Background: Brain cholesterol levels are tightly regulated but increasing evidence indicates that cholesterol metabolism may drive Alzheimer's disease (AD)-associated pathological changes. Recent advances in understanding of mitochondrial dysfunction in AD brain have presented a vital role played by mitochondria in oxysterol biosynthesis and their involvement in pathophysiology. Oxysterol accumulation in brain is controlled by various enzymatic pathways including sulfation. While research into oxysterol is under the areas of active investigation, there is less evidence for oxysterol sulfate levels in human brain. Objective: This study investigates the hypothesis that AD brain oxysterol detoxification via sulfation is impaired in later stages of disease resulting in oxysterol accumulation. Methods: Lipids were extracted from postmortem frozen brain tissue and cerebrospinal (CSF) from late- (Braak stage III-IV) and early- (Braak stage I-II) stage AD patients. Samples were spiked with internal standards prior to lipid extraction. Oxysterols were enriched with a two-step solid phase extraction using a polymeric SPE column and further separation was achieved by LC-MS/MS. Results: Oxysterols, 26-hydroxycholesterol (26-OHC), 25-hydroxycholesterol (25-OHC), and 7-oxycholesterol levels were higher in brain tissue and mitochondria extracted from late-stage AD brain tissue except for 24S-hydroxycholesterol, which was decreased in late AD. However, oxysterol sulfates are significantly lower in the AD frontal cortex. Oxysterols, 25-OHC, and 7-oxocholesterol was higher is CSF but 26-OHC and oxysterol sulfate levels were not changed. Conclusion: Our results show oxysterol metabolism is altered in AD brain mitochondria, favoring synthesis of 26-OHC, 25-OHC, and 7-oxocholesterol, and this may influence brain mitochondrial function and acceleration of the disease.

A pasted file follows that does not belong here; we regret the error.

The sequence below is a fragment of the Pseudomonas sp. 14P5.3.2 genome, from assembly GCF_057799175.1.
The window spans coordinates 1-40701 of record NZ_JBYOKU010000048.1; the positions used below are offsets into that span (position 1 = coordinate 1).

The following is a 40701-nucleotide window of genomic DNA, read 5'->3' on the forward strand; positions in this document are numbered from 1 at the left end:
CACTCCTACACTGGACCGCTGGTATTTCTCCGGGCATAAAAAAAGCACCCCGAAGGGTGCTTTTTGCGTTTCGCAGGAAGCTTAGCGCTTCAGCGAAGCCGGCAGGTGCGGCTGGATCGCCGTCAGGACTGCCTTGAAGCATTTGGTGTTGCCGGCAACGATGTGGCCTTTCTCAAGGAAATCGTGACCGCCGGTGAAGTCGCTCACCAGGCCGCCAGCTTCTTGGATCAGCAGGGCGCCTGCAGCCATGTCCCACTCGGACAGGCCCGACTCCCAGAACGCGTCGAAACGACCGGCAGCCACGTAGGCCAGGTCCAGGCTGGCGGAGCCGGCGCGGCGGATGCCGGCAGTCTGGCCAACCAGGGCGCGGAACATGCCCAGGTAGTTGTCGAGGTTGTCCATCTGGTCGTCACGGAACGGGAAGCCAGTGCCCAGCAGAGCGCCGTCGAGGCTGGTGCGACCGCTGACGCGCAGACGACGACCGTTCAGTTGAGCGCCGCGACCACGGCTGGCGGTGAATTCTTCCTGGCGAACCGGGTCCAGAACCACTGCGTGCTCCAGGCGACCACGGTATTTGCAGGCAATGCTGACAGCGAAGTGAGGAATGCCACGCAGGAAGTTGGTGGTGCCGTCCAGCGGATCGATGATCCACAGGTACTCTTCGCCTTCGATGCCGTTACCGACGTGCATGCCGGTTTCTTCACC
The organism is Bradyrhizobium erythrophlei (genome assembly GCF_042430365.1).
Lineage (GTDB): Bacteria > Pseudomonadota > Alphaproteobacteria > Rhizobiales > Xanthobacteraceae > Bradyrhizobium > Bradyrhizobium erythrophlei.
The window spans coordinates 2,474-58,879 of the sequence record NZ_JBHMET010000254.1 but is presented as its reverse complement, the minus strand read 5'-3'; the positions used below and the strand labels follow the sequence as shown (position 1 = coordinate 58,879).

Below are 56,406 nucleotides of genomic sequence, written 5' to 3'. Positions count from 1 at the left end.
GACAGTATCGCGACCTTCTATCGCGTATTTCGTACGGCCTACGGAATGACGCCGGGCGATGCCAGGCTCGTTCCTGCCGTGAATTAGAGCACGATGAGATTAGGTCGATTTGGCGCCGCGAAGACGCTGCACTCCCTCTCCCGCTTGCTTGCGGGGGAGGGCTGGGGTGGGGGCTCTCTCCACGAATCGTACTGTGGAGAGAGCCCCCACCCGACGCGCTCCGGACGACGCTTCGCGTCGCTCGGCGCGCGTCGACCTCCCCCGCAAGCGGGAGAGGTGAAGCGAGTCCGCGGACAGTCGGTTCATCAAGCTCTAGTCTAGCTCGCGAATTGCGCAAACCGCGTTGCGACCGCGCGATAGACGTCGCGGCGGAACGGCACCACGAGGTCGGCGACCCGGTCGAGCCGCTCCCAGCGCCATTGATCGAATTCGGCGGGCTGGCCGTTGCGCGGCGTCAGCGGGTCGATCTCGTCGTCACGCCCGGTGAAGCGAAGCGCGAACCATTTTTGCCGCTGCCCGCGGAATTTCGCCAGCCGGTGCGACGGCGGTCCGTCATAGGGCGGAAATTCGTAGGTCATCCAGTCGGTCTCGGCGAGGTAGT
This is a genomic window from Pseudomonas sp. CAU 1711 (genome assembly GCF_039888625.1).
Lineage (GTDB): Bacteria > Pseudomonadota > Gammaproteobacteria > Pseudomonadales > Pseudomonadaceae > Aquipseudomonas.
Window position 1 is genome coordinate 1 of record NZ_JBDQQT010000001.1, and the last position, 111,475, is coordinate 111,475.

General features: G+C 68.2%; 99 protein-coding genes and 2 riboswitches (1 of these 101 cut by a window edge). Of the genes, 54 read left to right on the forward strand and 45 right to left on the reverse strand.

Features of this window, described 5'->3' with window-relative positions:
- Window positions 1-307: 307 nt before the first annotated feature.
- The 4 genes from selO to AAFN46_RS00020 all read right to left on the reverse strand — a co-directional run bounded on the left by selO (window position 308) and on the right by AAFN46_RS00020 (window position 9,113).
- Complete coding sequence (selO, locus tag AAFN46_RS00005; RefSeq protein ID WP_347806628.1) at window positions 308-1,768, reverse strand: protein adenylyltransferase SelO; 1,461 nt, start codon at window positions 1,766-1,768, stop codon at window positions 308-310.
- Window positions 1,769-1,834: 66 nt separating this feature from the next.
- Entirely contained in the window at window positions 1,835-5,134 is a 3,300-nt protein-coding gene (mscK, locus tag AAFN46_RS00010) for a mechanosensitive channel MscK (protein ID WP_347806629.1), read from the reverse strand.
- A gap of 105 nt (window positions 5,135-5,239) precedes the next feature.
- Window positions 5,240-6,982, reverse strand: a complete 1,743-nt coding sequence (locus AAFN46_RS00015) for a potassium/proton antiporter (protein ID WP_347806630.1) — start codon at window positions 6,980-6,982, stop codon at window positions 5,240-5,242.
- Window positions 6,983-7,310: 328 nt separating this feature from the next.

Bibliographical note© 2022 – The authors. Published by IOS Press. This is an Open Access article distributed under the terms
of the Creative Commons Attribution-NonCommercial License (CC BY-NC 4.0).
- Alzheimer's disease
- oxidative stress